Hackers strike 74 countries with stolen NSA hacking tool

Hackers strike 74 countries with stolen NSA hacking tool

Using a tool likely stolen from the United States intelligence community, hackers launched a massive cyberattack across the world on Friday, hitting government agencies and other organizations in up to 75 countries. 

The malicious code called “WannaCry” locks down computer systems, forcing users to wire cash payments to receive a code to unlock systems, authorities said Friday,  Breitbart reported.

“Affected machines have six hours to pay up and every few hours the ransom goes up,” Kurt Baumgartner, the principal security researcher at Kaspersky Lab, told CNN. “Most folks that have paid up appear to have paid the initial $300 in the first few hours.”

Security experts say the attack exploits the Server Message Block (SMB) critical vulnerability that Microsoft tried to patch on March 14. The 0day exploit, aka ETERNALBLUE, believed to be an NSA exploit tool, initially was leaked by the hacker group Shadowbrokers, prompting a patch from Microsoft.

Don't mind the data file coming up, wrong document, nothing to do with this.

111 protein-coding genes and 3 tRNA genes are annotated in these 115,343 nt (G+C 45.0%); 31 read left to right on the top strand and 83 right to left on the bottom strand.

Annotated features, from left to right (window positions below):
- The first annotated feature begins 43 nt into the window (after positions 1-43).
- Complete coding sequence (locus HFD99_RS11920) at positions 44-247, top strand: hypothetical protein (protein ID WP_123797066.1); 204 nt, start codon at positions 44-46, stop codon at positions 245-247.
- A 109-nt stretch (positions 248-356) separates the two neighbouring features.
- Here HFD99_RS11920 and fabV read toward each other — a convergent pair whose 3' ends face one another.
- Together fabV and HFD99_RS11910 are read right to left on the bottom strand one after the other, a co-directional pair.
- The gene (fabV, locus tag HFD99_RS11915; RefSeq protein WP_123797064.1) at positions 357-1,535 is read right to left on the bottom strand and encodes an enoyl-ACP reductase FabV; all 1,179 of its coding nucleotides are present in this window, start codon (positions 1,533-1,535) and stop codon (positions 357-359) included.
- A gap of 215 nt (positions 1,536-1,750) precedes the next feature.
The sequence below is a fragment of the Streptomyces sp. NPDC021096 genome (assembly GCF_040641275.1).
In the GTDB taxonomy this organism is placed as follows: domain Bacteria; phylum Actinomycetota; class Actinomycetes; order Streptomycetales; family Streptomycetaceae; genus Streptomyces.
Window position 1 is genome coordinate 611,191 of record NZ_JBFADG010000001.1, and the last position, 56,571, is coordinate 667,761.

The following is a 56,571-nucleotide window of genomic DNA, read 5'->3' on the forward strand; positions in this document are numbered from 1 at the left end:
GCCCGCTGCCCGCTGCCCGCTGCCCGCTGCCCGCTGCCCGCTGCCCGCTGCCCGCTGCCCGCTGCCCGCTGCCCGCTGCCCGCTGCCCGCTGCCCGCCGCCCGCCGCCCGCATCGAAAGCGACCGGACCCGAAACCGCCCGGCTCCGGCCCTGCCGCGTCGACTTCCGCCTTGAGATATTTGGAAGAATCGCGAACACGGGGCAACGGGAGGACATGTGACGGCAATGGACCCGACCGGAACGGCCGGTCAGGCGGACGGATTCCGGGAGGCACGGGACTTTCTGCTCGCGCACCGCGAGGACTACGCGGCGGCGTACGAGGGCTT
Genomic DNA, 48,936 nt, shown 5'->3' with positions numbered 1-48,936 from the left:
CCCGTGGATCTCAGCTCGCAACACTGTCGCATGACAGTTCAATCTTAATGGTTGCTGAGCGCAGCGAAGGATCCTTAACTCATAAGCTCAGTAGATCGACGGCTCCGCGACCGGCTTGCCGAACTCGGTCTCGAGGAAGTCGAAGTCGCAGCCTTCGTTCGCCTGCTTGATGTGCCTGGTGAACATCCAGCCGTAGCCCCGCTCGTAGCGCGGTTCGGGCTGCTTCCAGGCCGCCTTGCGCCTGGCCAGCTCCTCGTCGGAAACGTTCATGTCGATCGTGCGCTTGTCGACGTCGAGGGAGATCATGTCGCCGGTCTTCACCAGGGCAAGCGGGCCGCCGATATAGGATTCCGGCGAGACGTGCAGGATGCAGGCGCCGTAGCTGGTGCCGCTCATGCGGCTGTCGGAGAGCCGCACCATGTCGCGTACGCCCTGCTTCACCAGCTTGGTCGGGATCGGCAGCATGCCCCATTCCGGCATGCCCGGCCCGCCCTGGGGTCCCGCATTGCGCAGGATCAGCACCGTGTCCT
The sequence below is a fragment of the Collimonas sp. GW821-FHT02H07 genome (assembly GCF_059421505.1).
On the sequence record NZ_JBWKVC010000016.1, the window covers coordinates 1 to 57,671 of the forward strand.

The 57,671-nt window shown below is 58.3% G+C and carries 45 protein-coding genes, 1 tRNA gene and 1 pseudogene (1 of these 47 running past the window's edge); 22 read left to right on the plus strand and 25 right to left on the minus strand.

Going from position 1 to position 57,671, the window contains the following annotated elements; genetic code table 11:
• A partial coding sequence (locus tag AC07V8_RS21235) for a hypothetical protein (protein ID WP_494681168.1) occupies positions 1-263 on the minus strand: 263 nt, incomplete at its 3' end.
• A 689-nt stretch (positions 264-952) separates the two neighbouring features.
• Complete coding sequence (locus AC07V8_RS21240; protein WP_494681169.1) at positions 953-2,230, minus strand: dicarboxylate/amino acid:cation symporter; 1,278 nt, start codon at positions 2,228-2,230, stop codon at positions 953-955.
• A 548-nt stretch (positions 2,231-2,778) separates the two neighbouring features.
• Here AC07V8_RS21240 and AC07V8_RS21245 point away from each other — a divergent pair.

Experts say that the ransomware code is a “hunter module” that spreads across the Internet seeking computer systems that are vulnerable to its attack. The best way to prevent an attack is for systems managers to be sure all the most current patches are applied to their systems.

The malware is also spread by malicious emails, so users are again advised not to open any email they are suspicious of or messages from people they do not know.

Edward Snowden, the former NSA contractor who in 2013 leaked details of America's surveillance programs, has blamed the intelligence agency for not preventing the global cyber attack on Friday. "Despite warnings, (NSA) built dangerous attack tools that could target Western software," Mr Snowden said. "Today we see the cost."

He said Congress should be asking the NSA if it is aware of any other software vulnerabilities that could be exploited in such a way. "If [the NSA] had privately disclosed the flaw used to attack hospitals when they found it, not when they lost it, this may not have happened," he added, Telegraph.co.uk reports.